Form of notification
It is not possible to notify an agreement or a concerted practice to the FCO (see above, Notification).
It is not possible to notify an agreement or a concerted practice to the FCO (see above, Notification). In the case of section 32c decisions, the FCO or the competent regional competition authority can impose a fee of up to EUR25,000 on the applicant.
The Federal Cartel Office (FCO) and any competent regional competition authority can start an investigation on their own initiative (for example, following third party complaints).
The regulators can choose between two types of procedure when investigating alleged infringements of German or EU competition rules: an administrative procedure and a fining procedure. In practice, the competent competition authority usually decides to start a fining procedure in cases of an alleged hard-core cartel or another serious infringement of German or EU competition rules. The fining procedure aims at the imposition of fines against the companies and individuals involved. Consequently, the level of protection of the rights of defence granted under the applicable procedural rules is higher than in the context of an administrative procedure that merely purports to prohibit an alleged infringement of German or EU competition rules.
Third parties can try to prompt an investigation by lodging a complaint. Unlike under EU rules, there are no formal requirements or a special form for complaints. It is at the discretion of the FCO or the competent regional competition authority to decide whether an investigation will be started following such a complaint. The FCO focuses on cartels as well as on retail price maintenance and other vertical restraints. For a couple of years now, the FCO has been investigating alleged restrictions on online sales.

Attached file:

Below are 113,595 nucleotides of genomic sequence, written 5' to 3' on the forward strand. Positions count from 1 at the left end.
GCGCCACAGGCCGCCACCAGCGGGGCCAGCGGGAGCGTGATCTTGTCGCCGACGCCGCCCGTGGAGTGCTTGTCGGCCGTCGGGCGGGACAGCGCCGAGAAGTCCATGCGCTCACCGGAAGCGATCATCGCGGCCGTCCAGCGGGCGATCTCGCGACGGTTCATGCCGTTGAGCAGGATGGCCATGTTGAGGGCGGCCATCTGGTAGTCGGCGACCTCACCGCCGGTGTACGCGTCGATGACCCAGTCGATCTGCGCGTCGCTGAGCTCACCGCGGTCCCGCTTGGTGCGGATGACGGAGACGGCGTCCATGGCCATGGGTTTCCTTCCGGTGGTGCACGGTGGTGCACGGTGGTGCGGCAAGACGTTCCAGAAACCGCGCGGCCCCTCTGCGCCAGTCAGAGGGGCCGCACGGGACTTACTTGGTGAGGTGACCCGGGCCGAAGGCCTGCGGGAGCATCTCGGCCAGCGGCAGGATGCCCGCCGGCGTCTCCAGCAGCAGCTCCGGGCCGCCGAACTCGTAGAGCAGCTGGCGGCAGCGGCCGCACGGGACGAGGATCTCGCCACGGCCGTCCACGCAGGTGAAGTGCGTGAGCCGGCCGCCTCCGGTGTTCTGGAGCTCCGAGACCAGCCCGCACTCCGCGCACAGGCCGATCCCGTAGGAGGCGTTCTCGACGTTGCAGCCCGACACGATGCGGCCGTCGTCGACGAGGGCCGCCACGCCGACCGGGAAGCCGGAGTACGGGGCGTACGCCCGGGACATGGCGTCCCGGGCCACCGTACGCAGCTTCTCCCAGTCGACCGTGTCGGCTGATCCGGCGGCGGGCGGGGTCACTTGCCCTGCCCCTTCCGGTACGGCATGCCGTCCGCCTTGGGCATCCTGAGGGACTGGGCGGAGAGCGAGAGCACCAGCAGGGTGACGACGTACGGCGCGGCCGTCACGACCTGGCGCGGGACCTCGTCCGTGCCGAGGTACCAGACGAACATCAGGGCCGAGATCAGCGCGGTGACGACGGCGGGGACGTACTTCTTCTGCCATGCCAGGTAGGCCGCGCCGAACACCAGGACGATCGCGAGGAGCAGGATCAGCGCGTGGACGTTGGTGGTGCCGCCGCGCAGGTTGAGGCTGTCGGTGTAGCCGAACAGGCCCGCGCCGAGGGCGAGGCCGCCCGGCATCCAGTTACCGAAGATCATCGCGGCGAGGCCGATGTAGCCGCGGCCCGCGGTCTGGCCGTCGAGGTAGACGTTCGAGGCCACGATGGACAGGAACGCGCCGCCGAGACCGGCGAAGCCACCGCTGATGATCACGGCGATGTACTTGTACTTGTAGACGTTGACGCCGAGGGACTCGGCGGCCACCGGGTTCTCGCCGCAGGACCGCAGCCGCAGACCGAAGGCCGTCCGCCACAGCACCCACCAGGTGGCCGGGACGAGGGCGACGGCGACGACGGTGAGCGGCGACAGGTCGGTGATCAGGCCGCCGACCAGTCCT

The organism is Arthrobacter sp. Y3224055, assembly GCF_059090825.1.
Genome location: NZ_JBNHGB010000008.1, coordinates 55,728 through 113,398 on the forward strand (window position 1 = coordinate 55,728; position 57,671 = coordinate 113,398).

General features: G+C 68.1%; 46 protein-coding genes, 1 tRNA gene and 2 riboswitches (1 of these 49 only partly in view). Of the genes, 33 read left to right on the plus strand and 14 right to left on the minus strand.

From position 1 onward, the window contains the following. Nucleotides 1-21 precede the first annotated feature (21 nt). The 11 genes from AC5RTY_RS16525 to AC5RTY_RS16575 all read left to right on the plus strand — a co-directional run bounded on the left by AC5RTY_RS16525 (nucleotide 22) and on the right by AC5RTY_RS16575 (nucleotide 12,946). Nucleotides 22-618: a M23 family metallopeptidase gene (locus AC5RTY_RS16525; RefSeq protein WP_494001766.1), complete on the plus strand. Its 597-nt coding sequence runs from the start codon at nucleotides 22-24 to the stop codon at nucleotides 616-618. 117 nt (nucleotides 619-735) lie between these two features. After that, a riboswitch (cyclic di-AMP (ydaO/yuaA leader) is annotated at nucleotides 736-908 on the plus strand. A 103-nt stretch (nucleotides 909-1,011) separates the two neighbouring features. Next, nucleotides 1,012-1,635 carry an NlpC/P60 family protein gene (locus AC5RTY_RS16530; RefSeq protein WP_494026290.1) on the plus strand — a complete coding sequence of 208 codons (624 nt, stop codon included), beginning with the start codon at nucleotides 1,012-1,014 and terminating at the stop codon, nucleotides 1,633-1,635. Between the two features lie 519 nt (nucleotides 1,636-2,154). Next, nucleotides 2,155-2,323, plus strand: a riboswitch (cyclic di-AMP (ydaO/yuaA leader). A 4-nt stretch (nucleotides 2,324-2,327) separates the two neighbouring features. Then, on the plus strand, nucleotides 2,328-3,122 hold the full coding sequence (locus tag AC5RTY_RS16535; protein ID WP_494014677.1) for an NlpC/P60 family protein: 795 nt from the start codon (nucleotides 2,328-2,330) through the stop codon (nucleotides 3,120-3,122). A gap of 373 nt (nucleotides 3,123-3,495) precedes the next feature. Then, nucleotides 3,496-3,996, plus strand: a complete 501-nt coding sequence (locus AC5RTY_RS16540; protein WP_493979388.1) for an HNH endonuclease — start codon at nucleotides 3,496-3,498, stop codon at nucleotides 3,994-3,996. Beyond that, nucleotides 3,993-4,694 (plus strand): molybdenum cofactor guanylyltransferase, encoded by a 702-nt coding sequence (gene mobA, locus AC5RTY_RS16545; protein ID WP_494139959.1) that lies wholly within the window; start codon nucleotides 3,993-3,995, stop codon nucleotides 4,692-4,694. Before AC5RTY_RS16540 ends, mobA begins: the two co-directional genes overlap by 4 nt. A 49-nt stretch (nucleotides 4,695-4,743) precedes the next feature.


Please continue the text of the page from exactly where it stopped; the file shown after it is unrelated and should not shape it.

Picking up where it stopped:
In the context of fining proceedings, third parties do not have any rights to make representations. In the context of administrative proceedings, only third parties who have been admitted to join the proceedings as intervening party can make representations. To be admitted to join proceedings, the third party must show that its competitive interests have been affected significantly. However, it is at the discretion of the FCO to decide whether the third party is admitted to the proceedings.
During fining proceedings, third parties do not have any rights to document access. During administrative proceedings, only third parties who have been admitted to join the proceedings as intervening party are entitled to access the competition authority's files.
In relation to fining proceedings, third parties do not have any rights to be heard. During administrative proceedings, only third parties who have been admitted to join the proceedings as intervening party are entitled to be heard.